The programme of research will achieve economic and societal impact by advancing knowledge, understanding and technology in knowledge exchange with creative SME. Build partnerships to enhance take up of KE and have impact upon the SME sector in so doing contributing to
UK Economic Competitiveness.

The research has support in the regional and national sector that will promote sustainability of the strategies identified. The research findings will inform the development of policy and of practice.
The collaboration on the use of existing data in order to research demand is evidence of sector support and will promote rapid strategic adoption of key findings. The research is timely - The lead researchers are in dialogue with Government
(http://www.niassembly.gov.uk/Assembly-Business/Committees/Culture-Arts-and-Leisure/ ), (insert Assembly aims or vision.)

Both institutions have delivered research that utilises engagement, public art and performance to generate thinking and action in order to harness opportunities or addressing seemingly intractable urban challenges. The 'people' and places' theme is directly linked to the emerging understanding of Creative Cities (Charles Landry 2008) The Rise of the Creative Class (Richard Florida 2002) and new approaches to the hyper local (NESTA) . The research will inform concurrent activity including

The CEL research methodolgies of participatory creative engagement in real locales will compliment the digital focus of AHRC Knowledge Exchange Hubs for the Creative Economy at CX and may contribute to material delivered by other Hubs, particularly REACT.

There is timely coincidence of the CEL research period (2013) with Derry hosting City of Culture that will ensure additional and distinctive potential for research interventions and and knowledge exchange. The CEL research will also compliment the recent EU call for research around creative districts in which the University of Ulster contributed to a Derry bid.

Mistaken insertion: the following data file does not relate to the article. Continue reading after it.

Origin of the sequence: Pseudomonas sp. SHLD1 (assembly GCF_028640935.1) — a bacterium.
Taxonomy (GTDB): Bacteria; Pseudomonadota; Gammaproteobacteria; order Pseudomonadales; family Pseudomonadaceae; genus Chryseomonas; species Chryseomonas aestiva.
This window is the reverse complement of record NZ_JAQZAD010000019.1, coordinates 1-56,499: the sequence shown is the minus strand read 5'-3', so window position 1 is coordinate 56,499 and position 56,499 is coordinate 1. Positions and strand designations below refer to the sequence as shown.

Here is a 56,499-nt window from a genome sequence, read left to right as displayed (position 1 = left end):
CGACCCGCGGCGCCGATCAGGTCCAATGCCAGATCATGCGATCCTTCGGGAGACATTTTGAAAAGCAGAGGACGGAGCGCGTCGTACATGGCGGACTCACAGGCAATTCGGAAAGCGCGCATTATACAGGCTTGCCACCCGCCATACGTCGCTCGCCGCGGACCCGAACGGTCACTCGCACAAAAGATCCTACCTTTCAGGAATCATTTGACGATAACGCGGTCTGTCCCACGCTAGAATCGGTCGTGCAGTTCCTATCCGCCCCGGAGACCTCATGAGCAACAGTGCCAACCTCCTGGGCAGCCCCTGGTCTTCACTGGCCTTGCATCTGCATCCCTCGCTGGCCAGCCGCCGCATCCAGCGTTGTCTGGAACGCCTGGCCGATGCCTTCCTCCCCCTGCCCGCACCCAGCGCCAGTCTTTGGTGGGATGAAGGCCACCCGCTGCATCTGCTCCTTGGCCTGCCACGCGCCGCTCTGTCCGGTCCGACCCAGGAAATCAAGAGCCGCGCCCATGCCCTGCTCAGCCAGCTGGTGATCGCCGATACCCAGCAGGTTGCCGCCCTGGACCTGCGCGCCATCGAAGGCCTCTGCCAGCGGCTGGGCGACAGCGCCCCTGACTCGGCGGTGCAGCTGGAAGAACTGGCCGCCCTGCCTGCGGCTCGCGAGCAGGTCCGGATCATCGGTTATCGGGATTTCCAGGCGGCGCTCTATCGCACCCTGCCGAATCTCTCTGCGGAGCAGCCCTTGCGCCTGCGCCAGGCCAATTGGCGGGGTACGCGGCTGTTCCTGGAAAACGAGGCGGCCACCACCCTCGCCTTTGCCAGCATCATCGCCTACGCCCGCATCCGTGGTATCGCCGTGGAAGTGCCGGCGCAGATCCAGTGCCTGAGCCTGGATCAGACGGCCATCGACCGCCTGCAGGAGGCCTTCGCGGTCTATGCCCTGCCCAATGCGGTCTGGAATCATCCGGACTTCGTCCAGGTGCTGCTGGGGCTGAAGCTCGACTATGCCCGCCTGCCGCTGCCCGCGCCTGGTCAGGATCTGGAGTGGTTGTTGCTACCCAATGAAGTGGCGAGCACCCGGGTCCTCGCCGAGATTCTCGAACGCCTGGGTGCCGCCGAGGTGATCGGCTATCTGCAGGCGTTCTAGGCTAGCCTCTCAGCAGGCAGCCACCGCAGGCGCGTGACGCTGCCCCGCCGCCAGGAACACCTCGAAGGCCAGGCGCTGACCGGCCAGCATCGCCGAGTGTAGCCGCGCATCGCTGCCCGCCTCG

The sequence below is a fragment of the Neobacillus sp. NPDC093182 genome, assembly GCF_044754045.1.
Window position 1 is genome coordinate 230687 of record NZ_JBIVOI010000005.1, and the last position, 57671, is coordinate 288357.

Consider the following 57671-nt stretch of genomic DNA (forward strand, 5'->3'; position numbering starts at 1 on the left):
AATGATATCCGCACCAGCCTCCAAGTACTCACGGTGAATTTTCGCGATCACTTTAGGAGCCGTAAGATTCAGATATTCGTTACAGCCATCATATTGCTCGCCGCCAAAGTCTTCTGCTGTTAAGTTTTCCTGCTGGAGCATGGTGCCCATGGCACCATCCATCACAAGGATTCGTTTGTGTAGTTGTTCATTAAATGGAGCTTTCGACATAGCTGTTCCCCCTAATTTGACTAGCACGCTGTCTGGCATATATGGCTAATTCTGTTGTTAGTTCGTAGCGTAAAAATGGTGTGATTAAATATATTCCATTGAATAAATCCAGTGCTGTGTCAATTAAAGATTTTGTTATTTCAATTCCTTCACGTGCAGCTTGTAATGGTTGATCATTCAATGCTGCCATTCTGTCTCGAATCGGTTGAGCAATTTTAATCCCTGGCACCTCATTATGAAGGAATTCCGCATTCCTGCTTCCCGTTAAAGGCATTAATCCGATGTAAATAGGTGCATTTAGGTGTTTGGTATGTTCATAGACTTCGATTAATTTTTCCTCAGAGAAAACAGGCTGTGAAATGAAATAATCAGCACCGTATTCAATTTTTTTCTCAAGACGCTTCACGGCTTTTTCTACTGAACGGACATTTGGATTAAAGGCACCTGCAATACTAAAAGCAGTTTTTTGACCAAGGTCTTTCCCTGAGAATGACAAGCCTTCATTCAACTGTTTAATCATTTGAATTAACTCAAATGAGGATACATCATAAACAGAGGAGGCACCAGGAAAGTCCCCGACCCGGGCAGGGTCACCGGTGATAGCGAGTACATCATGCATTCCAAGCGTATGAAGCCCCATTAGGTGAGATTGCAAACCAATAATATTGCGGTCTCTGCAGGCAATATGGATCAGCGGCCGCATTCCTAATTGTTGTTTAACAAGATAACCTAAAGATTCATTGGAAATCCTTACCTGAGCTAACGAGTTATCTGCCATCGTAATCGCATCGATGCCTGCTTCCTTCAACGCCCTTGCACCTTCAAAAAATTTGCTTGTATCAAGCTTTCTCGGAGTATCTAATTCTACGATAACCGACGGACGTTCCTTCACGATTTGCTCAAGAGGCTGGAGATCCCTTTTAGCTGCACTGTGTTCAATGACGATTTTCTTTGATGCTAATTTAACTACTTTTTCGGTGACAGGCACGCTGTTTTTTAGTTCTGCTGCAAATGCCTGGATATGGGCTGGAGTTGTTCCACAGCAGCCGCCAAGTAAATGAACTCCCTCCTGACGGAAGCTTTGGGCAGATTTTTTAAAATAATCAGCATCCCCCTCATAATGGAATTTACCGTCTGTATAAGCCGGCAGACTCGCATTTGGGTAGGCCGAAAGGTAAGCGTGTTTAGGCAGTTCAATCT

The existing hierarchical structures and segregated business sector operating environment may restrict ideas generation and rethinking required in emerging to thrive. There may be impact in new ideas arising for organisational culture to unleash the potential, resources and assets of a city or a cluster.

The research will address issues in creative leadership by:
1) taking a demand led approach to research which will involve users and stakeholders at all stages
2) establishing rigorous evidence (demand informed) data on the field
3) establishing networks for realised action
4) research transfer of regional case study for national and international application.
5) feeding directly into Policy
6) developing CPD programmes in response to research findings
7) creating an open source toolkit for creative practitioners

Publications

10 25 50
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Haughton M Hidden Histories: Performance as Commemoration and Critique in 2016 in Conference theme: Latitudes: Irish Studies in an International Context

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Maragiannis Anastasios (2014) Book of Abstracts Drha2014

 
Title CXNI case study : Echo Echo 
Description Echo Echo and Matt Jennings This project was a collaboration between Dr Matt Jennings (Lecturer in Drama, University of Ulster), Zoe Ramsey (ensemble member of Echo Echo Dance Theatre Company), and Antonina Sheina (ensemble member of Echo Echo Dance Theatre Company). Their intention was to develop methods of integrating text and devised movement, interpreting two-hander scenes from the theatrical canon. The project hosted a series of workshops with the University of Ulster's drama students and community participants from the Greater Shantallow area in Derry, Northern Ireland. 
Type Of Art Performance (Music, Dance, Drama, etc) 
Year Produced 2014 
Impact This knowledge exchange culminated in presentations of the development process at the University of Ulster's Magee campus, at Echo Echo Dance Centre, and the Amelia Earhart Festival. 
URL http://cxni.org
 
Title CXNI knowledge exchange case study :Sonorities and Emer Grant